A concert promoter in Chapter 7 bankruptcy is still responsible for $24 million in claims for infringing on the trademark of the Drifters, a federal judge in New Jersey has ruled.
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Barry Singer knew he was hurting the trademark’s owner, Faye Treadwell, when he promoted a group that billed itself as the legendary doo-wop pioneers, said U.S. District Court Judge Freda Wolfson.
The 3rd Circuit Court of Appeals in Philadelphia last year gave Treadwell, who once managed the influential 1950s group, the go-ahead to seek damages from New York City promoter Larry Marshak and his associates, including Singer.
Marshak promoted concerts by bands that called themselves The Drifters, The Platters and The Coasters, even though none of them had an original member involved in recording or first performing any of their respective hits — which, in the Drifters case, includes “Up on the Roof,” “Under the Boardwalk,” “Save the Last Dance For Me” and “Saturday Night at the Movies.”
Led variously by popular vocalists Ben E. King, Clyde McPhatter and others, the Drifters — who had roots in New Jersey — used Latin flavors and lush strings to produce urban-styled romantic soundtracks that conjured images of New York City boardwalks and tenements.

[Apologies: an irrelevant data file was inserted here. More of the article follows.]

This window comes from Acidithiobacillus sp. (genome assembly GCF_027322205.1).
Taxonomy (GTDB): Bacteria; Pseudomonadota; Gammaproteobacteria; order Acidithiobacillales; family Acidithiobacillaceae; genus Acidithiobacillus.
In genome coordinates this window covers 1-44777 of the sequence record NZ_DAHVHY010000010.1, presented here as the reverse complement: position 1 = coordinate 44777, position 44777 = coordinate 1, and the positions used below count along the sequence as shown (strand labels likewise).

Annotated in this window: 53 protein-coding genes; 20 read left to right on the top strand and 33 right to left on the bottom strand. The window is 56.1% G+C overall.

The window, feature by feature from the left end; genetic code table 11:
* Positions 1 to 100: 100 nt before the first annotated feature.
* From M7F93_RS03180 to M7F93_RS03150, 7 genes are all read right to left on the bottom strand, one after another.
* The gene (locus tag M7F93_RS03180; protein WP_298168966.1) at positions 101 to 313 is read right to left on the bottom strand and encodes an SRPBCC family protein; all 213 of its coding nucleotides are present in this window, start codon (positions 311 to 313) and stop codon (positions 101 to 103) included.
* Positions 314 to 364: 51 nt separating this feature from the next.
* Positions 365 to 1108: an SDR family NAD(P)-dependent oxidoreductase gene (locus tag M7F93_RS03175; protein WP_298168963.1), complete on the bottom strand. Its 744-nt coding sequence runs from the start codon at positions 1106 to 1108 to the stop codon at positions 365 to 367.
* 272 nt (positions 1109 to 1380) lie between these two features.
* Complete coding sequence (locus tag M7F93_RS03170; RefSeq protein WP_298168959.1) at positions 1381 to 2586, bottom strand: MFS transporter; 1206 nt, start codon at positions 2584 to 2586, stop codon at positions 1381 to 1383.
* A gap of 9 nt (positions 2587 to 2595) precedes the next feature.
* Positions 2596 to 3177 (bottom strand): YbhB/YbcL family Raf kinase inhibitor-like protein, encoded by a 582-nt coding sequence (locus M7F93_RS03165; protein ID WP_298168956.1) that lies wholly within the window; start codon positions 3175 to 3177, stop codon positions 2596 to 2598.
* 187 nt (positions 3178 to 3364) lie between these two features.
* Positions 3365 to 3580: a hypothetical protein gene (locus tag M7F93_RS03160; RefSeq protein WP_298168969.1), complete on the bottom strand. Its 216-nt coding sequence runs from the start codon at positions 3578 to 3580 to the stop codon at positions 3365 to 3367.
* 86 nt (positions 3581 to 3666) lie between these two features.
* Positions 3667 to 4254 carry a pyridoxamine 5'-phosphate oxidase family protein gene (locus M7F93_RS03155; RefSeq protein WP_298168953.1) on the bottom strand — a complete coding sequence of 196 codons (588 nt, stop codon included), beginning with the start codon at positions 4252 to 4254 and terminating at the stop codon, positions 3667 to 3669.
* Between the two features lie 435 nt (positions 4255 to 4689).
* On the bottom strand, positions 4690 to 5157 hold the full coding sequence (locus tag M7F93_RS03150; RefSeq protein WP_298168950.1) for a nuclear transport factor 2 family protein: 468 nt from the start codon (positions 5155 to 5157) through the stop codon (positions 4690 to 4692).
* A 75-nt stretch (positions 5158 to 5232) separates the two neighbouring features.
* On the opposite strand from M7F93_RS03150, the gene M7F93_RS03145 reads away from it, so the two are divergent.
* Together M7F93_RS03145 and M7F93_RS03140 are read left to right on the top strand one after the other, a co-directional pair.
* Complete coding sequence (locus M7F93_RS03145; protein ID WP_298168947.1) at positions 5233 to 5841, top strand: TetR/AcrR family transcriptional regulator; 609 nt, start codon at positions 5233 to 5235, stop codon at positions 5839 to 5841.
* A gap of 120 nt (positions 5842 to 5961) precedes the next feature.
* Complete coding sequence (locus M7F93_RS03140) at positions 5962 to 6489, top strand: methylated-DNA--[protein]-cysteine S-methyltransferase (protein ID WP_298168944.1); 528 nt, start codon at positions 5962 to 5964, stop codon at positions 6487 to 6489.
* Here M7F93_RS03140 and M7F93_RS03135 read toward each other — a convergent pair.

Treadwell became The Drifters’ manager in 1959 after her husband, George — who led the group for several years — died. In 1970, long after the group had disbanded, Marshak recruited some former members and began marketing them as the Drifters.
A federal judge in Newark put a stop to that in 1999, finding Marshak guilty of fraud and declaring Treadwell the sole trademark owner.
Singer, an associate of Marshak’s for years, then made a deal with the widow of a band member to license the name “The Elsbeary Hobbs Drifters.” Four years after the group began performing, Treadwell went back to court.
U.S. District Court Judge Dickinson Debevoise, in turn, said his injunction against Marshak applied to Singer, too. That led to Marshak and Singer’s unsuccessful appeal to the 3rd Circuit.
Soon after, Singer filed for personal bankruptcy under Chapter 7. Treadwell quickly obtained a court order that wouldn’t remove (or “discharge”) his debt to her — nearly $9 million in profits by the drifting wannabes, in addition to damages.
Singer appealed, claiming he wasn’t trying to hurt anyone. But Wolfson found his infringement on the Drifters’ trademark damaging to Treadwell, as well as “wrongful and without just cause or excuse.”
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